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Angels Have 0.5 Percent Chance For Postseason

The Angels have a 0.5 Percent chance of making the postseason after splitting a doubleheader with Texas and Oakland sweeping the Mariners.

Jim Cowsert-US PRESSWIRE - Presswire

As part of SB Nation United, you’re going to be seeing some new voices at Halos Haven, SBN featured site contributors writing about issues both local and national. Think of them as guests in the community. We’re beginning this week with Cee Angi, better known as one of the minds behind The Platoon Advantage.

By Cee Angi

The Angels split their Sunday double-header with the Texas Rangers to keep their post-season hopes alive. With just three games left in the season, according to the Baseball Prospectus playoff calculations, they have just a 0.5 percent chance of making the playoffs. It’s not the brightest of outlooks, but if the Game 162s of last season taught us anything, it’s that miracles are possible, regardless of what the percentages tell us. The Angels need to believe in miracles, not just because winning is the whole point, but because they’ve built the 2012 team to win now, leveraging the future and creating major weaknesses for next season.

There are many strategies to create the perfect roster, but the challenge is making decisions that not only add value to today’s roster, but don’t leave gaps for the future. Having been extremely aggressive both prior to the season (Albert Pujols, C.J. Wilson) and in season (Zack Greinke), the Angels may someday look back to find that 2012 was their best chance to win for awhile, because the most stable part of this year’s team could be the most volatile next year: three-fifths of their rotation, Ervin Santana, Dan Haren, and Greinke, could be gone.

Santana, whose $13 million club option for next season could be bought out, has been inconsistent for years. Now that he’s posted a 5.16 ERA, giving up league-leading 39 home runs in the process, it makes sense that he’s out of chances with the organization, at least at that price. On the other hand, the Angels seem to be willing to part with Dan Haren, whose $15.5 million option can be declined in exchange for $3.5 million, much too easily. Though Haren has struggled this season, it seems largely related to a back injury. Back problems can sometimes pose chronic issues, but since returning from the disabled list on July 22nd, Haren has a 3.49 ERA in 12 starts (holding opponents to an odd .239/.279/.420, with 11 home runs allowed in 67 innings). Despite this year’s struggles, if Haren is healthy next season, he could be a valuable piece of a rotation.

Before you say "good riddance," consider: The Angels may be underestimating the likelihood that competition for free agents will be fierce given the limited talent available. The Angels will presumably make a play to sign Zack Greinke, but since he’s one of the top two free agents, along with James Shields, it might be much more difficult (and expensive) to keep him than they’ve considered. Should the Angels miss out on one of the top three free agents, they could be looking at second-tier possibilities like Jake Peavy and Edwin Jackson—who will be expensive and less consistent.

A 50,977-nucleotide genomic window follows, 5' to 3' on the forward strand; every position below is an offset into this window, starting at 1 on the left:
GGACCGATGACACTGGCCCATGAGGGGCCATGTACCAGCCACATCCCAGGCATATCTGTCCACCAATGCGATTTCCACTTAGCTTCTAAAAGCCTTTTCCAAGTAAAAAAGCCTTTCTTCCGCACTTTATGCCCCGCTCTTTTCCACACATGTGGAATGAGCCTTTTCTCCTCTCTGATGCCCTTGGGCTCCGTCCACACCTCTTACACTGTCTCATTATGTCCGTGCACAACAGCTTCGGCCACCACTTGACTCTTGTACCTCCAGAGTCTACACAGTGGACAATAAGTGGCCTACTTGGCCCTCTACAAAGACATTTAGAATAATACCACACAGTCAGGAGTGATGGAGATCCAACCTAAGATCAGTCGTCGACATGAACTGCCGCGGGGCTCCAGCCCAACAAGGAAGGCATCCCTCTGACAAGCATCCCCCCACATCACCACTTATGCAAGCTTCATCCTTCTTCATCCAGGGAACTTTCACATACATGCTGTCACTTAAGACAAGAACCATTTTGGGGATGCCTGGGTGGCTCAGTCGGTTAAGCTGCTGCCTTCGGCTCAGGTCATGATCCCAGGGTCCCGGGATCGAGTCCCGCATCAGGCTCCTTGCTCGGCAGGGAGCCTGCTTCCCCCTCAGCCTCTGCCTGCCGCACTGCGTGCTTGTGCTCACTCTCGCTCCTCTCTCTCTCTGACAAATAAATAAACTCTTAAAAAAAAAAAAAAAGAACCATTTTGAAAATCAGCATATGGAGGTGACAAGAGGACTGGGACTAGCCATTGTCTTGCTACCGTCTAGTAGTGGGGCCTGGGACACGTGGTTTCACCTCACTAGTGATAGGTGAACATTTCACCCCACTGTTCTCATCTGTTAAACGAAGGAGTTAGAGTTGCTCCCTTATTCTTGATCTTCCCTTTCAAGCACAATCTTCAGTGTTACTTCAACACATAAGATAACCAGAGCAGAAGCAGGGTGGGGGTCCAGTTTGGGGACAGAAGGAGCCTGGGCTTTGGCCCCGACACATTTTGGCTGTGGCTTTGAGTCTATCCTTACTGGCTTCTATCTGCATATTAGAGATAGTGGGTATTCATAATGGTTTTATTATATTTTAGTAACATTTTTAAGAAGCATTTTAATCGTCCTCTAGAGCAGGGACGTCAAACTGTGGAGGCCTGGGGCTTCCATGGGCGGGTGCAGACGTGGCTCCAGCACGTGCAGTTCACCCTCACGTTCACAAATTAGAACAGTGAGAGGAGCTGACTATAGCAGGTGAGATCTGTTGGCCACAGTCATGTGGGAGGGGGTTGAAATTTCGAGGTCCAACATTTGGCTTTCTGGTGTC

Looking for external candidates still seems like the best option, though it’s possible that Garrett Richards or journeyman Jerome Williams could get the opportunity to join the rotation, but there aren’t any minor league prospects ready to fill the gaps…at least not anymore.

This is where trades and the hunger to win now get tricky: The Angels bet the future on making the playoffs this season by picking up Greinke on a short-term lease. They gave up two of their better pitching prospects, Ariel Pena and John Hellweg, to do so. If they don’t get the big payoff and go into next season with a much weaker rotation, the chain of decisions will be harder to stomach.

It’s hard to rebuild a rotation in just one off-season, even when a team has money. Following a World Series loss to the Florida Marlins in 2003, the New York Yankees saw their rotation of Andy Pettitte, Roger Clemens, David Wells, Mike Mussina, and Jeff Weaver disbanded in the off-season, with everyone except Mussina departing. Having such turnover was more than even an organization with the Yankees’ deep pockets could deal with, and the following season’s rotation was considerably weaker, with pitchers like Javier Vazquez, Jon Lieber, Kevin Brown, and Jose Contreras trying to fill big shoes. Fortunately for the Yankees, and possibly the 2013 Angels, they had enough assets elsewhere to make up for the weakened rotation, but it certainly won’t be easy building a rotation if the only holdovers are Wilson and Jered Weaver.

Not only will the Angels have to fill holes in the rotation, Torii Hunter and Maicer Izturis will be free agents entering 2013. Realistically, the Angels have at least ten roster spots to fill next season, and lack the internal depth to do so. Perhaps Peter Bourjos could resume a starting role in Hunter’s absence, but while his defensive chops are well-established, his offensive bona fides are still in question. Other near-term outfield prospects, such as Kole Calhoun and Travis Witherspoon, don’t seem like frontline starters at this time, while utility infield candidate Andrew Romine seems likely to recapture Izturis’s versatility without duplicating his occasionally strong offensive showings.

It doesn’t get any more dire than being down to the last games of the season for the plan to succeed, and though the Angels certainly aren’t doomed to a future of losing; they’ve just created a reality that makes it more difficult. Regardless of this years’ outcome, there’s a cautionary tale in creating lineups for short-term success. There’s no sense in giving up hope until mathematically required to do so—but given the gaps in the future, hope may play a bigger role in the Angels’ future than they might have anticipated.